The Hell Of Not Being Able to Leave the Internet, As Captured By Werner Herzog
A clip from his new documentary showcases the dark side of the cloud.
Photo via Magnolia Pictures
As he set out to make his new documentary about the internet, Lo and Behold: Reveries of a Connected World (born out of, of all internet-y things, a sponsored web content deal), Werner Herzog considered traveling to China to document one of the country's most famous treatment centers for internet addicts—"a real toughest-of-tough boot camp." But he decided against it, in part because subtitles would have gotten in the way, and, as he told TechCrunch, he wanted to "stay more within our culture, and within our language." But it's a near universal culture and language, the internet, as evidenced by the residents at a treatment center in the west, who describe their former lives in thrall to the screen.
Herzog recounts stories like that of the South Korean couple who were so lost in a video game that their baby died. The internet security and assurance firm behind the film, NetScout, was hands off, Herzog says, with the exception of one part, in which someone recounts some horrifying comments by trolls. Herzog agreed it should go.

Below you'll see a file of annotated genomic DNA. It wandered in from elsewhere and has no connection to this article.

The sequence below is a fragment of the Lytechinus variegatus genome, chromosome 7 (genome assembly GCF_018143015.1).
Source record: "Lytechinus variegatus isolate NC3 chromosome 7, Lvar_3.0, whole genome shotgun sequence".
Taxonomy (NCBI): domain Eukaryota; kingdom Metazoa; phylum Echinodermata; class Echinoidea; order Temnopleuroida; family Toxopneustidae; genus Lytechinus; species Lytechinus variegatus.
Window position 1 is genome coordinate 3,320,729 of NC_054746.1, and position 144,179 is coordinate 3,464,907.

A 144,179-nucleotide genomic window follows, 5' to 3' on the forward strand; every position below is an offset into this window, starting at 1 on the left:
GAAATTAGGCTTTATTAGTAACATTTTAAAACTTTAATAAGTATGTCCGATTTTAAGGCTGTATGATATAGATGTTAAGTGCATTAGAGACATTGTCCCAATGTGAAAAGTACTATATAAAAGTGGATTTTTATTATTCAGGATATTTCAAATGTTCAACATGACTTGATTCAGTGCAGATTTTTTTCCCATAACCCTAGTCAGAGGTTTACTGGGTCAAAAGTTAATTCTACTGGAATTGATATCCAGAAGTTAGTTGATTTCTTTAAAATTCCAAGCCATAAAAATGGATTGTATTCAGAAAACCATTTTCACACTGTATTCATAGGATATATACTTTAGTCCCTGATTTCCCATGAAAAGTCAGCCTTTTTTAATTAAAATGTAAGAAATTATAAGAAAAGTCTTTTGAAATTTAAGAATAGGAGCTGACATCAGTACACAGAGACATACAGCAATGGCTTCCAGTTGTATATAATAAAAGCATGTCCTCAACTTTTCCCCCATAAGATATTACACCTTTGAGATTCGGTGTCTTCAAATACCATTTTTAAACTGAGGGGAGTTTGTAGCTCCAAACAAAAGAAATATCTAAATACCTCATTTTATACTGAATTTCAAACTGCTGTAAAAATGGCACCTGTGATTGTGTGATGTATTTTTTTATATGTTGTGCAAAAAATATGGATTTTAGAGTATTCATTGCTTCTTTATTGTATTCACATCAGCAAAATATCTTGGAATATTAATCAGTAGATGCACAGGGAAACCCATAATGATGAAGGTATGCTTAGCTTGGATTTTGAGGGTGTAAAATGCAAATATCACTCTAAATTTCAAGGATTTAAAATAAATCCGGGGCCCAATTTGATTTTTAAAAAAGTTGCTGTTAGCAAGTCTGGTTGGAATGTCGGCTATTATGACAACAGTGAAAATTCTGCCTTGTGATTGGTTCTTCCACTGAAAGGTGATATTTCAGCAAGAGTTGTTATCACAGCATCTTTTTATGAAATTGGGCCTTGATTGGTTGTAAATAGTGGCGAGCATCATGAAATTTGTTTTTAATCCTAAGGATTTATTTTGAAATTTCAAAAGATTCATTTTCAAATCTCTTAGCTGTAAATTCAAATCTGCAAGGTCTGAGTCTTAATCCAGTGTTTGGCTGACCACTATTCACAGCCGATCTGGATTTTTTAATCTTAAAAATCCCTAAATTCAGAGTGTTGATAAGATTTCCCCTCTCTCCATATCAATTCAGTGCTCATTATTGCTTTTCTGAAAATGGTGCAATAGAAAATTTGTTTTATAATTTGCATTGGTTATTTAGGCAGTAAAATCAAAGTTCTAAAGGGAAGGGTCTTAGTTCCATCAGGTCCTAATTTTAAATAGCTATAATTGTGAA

There's a lot more that didn't make the cut, including all the footage shot for the project's original manifestation, a web series of talking heads, but Herzog is, unlike most of us internet addicts, a seeming master of focus and slayer of distractions. That doesn't mean he won't get lost down a rabbit hole, or that he doesn't like a good tangent (and there are some good ones in the movie).
But part of the art of his filmmaking is knowing how and when to dig deep, and how and when to pull back. In the scene with the troll comments, Herzog politely asks a family—a modern image of suburbia married with Grant Wood gothic—how their daughter's car crash scene photos became a global meme, and made them victims in a campaign of lulz-fuelled harassment. "I have always believed that the internet is a manifestation of the Antichrist," the girl's mother says, without hesitation.
We're looking at something weird, and complicated, and sometimes dark, and it's hard to look away.